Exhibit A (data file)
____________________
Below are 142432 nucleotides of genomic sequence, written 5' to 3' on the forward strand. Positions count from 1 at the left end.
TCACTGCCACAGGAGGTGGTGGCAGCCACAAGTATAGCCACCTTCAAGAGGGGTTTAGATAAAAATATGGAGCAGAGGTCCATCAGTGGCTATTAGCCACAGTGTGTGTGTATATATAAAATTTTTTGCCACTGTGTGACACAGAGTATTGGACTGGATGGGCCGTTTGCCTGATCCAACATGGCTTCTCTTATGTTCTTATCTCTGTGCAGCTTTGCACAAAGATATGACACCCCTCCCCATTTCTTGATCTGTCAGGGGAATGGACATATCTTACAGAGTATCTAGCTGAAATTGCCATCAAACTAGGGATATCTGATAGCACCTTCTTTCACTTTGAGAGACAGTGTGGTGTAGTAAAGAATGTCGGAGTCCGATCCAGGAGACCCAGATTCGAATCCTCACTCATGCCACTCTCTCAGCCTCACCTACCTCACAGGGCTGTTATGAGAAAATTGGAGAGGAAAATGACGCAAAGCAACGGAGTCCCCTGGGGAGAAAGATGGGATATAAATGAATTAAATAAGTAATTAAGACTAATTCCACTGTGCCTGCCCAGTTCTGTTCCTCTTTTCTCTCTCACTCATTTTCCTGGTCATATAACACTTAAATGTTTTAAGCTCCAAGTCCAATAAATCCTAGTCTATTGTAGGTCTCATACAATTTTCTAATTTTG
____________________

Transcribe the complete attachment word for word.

Below are 142432 nucleotides of genomic sequence, written 5' to 3' on the forward strand. Positions count from 1 at the left end.
TCACTGCCACAGGAGGTGGTGGCAGCCACAAGTATAGCCACCTTCAAGAGGGGTTTAGATAAAAATATGGAGCAGAGGTCCATCAGTGGCTATTAGCCACAGTGTGTGTGTATATATAAAATTTTTTGCCACTGTGTGACACAGAGTATTGGACTGGATGGGCCGTTTGCCTGATCCAACATGGCTTCTCTTATGTTCTTATCTCTGTGCAGCTTTGCACAAAGATATGACACCCCTCCCCATTTCTTGATCTGTCAGGGGAATGGACATATCTTACAGAGTATCTAGCTGAAATTGCCATCAAACTAGGGATATCTGATAGCACCTTCTTTCACTTTGAGAGACAGTGTGGTGTAGTAAAGAATGTCGGAGTCCGATCCAGGAGACCCAGATTCGAATCCTCACTCATGCCACTCTCTCAGCCTCACCTACCTCACAGGGCTGTTATGAGAAAATTGGAGAGGAAAATGACGCAAAGCAACGGAGTCCCCTGGGGAGAAAGATGGGATATAAATGAATTAAATAAGTAATTAAGACTAATTCCACTGTGCCTGCCCAGTTCTGTTCCTCTTTTCTCTCTCACTCATTTTCCTGGTCATATAACACTTAAATGTTTTAAGCTCCAAGTCCAATAAATCCTAGTCTATTGTAGGTCTCATACAATTTTCTAATTTTG